We’ve got Stoicism into the cultural conversation again, which is great. And I think a great deal of Stoicism Today’s success, perhaps all of it, has been because of partnerships – putting the movement before the promotion of our personal brands. That’s how to make change.

But we need to think about how to make more long-term change. Speaking personally, this year has been great fun, but everything has felt quite ad hoc – working with a rugby club one month, then a school the next, then a prison, then an accountancy firm. I personally feel the need for more of a coherent long-term strategy.

We need, I suspect, to establish a centre, within a university or several universities. There are mindfulness centres in many different universities and medical schools, but as far as I know, only one centre dedicated to the revival of ancient Greco-Roman philosophy (at the University of Warsaw). We need more partnerships with clinical psychologists and neuroscientists. We need more simplicity and replicability in our course materials, so it’s not just about our personality. And above all, we need to build up a stronger evidence base, so the case for learning wisdom practices becomes ‘impossible to refute’.

World Mental Health Day: reasons to be cheerful

There are lots of reasons to be anxious at the moment: the recession, ISIS, ebola, the rise of far right parties across Europe. But there’s one big reason to be cheerful, and to be proud of UK public policy: mental health.

The UK is leading the way globally in recognizing mental health as a major policy priority. It led the way back in 2007 in making talking therapies available on a mass scale through the NHS, for free. The Improving Access for Psychological Therapies programme is not perfect at all – waiting times are too long, the types of therapy on offer are too narrow – but it’s still so much more than any other country is doing.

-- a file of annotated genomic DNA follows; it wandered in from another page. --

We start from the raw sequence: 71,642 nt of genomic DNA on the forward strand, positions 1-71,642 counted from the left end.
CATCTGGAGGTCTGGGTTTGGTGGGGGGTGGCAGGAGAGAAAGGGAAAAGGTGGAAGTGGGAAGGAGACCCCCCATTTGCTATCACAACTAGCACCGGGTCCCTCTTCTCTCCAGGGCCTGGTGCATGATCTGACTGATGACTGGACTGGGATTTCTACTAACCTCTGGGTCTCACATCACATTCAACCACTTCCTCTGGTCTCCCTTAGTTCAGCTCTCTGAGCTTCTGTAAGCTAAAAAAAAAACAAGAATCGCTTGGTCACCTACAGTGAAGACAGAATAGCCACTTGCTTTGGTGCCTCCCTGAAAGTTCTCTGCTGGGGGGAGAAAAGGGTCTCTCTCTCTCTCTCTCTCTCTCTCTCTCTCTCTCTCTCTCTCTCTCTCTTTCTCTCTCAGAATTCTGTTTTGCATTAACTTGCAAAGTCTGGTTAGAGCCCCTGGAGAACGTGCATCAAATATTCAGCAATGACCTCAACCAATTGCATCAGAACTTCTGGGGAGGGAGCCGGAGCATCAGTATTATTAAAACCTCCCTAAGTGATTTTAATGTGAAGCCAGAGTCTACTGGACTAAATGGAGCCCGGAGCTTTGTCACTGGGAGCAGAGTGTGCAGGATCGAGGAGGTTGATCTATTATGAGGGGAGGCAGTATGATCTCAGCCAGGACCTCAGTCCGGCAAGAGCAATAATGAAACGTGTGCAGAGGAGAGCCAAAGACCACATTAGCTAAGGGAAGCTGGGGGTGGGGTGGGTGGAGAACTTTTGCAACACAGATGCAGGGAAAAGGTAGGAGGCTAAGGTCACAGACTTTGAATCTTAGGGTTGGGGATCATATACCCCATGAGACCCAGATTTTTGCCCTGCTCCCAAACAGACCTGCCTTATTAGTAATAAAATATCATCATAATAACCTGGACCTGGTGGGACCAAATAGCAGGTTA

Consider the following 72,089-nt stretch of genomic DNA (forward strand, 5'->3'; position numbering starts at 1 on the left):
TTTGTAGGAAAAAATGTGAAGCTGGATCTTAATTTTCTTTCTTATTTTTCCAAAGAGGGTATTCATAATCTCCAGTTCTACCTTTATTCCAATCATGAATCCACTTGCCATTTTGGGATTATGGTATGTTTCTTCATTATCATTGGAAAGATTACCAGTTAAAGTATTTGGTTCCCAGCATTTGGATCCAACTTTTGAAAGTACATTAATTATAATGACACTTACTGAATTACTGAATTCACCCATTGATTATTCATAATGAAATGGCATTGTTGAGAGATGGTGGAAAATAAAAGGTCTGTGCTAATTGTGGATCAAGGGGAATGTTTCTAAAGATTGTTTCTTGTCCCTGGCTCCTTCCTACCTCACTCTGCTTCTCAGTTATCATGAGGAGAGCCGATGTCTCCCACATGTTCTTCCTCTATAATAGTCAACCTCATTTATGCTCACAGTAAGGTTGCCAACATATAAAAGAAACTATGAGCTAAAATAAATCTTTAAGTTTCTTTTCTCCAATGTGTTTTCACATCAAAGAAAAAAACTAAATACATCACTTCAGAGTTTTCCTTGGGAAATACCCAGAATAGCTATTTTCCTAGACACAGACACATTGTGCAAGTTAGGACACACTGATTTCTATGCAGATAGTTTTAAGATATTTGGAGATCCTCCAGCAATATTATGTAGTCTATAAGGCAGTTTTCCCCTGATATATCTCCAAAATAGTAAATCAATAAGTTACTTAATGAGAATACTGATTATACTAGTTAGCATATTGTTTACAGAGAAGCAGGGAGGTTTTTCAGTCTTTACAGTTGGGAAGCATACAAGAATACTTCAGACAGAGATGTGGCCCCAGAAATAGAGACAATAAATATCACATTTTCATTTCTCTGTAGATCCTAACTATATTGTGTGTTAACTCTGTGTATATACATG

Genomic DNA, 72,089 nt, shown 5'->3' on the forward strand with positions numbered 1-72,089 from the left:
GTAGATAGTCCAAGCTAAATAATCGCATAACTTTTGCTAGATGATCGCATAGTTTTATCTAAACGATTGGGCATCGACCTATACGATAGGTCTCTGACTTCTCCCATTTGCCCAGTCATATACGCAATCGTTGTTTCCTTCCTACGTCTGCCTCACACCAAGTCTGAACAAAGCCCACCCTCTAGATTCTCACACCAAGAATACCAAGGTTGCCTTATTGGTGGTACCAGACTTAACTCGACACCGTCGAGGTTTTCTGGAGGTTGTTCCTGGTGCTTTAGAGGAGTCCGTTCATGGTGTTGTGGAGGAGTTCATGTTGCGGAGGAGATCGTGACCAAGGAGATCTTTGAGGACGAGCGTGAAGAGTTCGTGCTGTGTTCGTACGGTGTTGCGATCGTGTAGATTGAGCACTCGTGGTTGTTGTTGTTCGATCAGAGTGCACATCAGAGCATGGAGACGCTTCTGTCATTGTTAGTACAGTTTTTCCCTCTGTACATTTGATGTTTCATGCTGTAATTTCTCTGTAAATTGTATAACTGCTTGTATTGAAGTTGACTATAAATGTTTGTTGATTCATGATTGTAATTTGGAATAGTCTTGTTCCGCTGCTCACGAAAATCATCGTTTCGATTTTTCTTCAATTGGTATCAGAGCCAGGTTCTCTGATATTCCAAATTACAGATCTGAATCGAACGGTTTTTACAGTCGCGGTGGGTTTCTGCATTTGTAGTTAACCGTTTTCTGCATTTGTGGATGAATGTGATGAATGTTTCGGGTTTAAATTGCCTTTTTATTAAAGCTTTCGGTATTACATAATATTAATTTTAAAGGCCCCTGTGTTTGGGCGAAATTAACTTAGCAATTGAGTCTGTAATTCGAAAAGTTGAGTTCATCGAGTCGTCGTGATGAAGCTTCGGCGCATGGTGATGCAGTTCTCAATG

And gradually, UK politicians are waking up to the fact that mental illness should be taken just as seriously as physical illness, and that just as much money should be put into it. Mental illness accounts for 28% of the disease burden in this country, but only receives 11% of the NHS budget. That needs to change.

If you look at mental health through the prism of well-being economics, the moral imperative to do more for the mentally ill becomes even more powerful. The impact of mental illness on personal well-being is actually more profound than for many physical illnesses – yet we do far less to tackle problems like depression or anxiety than we do for physical illnesses. We suffer in silence, and hide our mental pain in a way that would be considered perverse if it was physical illness.

I’d highlight three areas where mental health policy is improving at the moment, and three areas where improvement is desperately needed.

Firstly, companies are beginning to take mental well-being seriously – but it’s only just beginning. Human resources departments tend to do one half-day session on ‘resilience’ once a year for their staff, and these sessions could be on anything – they’re not always evidence-based. A lot more could be done, but the momentum is in the right direction.

Secondly, I think British male culture is beginning to change in its attitude to mental illness. Men are slightly less likely to get mental illness than women, but they’re worse at dealing with it, less likely to seek help, and more likely to kill themselves. The reason to be cheerful here is the way male sports are beginning to lead the way in taking mental health seriously – in rugby, football, cycling, tennis, cricket, boxing and other bastions of macho culture, things are changing and sportsmen are becoming ambassadors for a more emotionally intelligent male culture.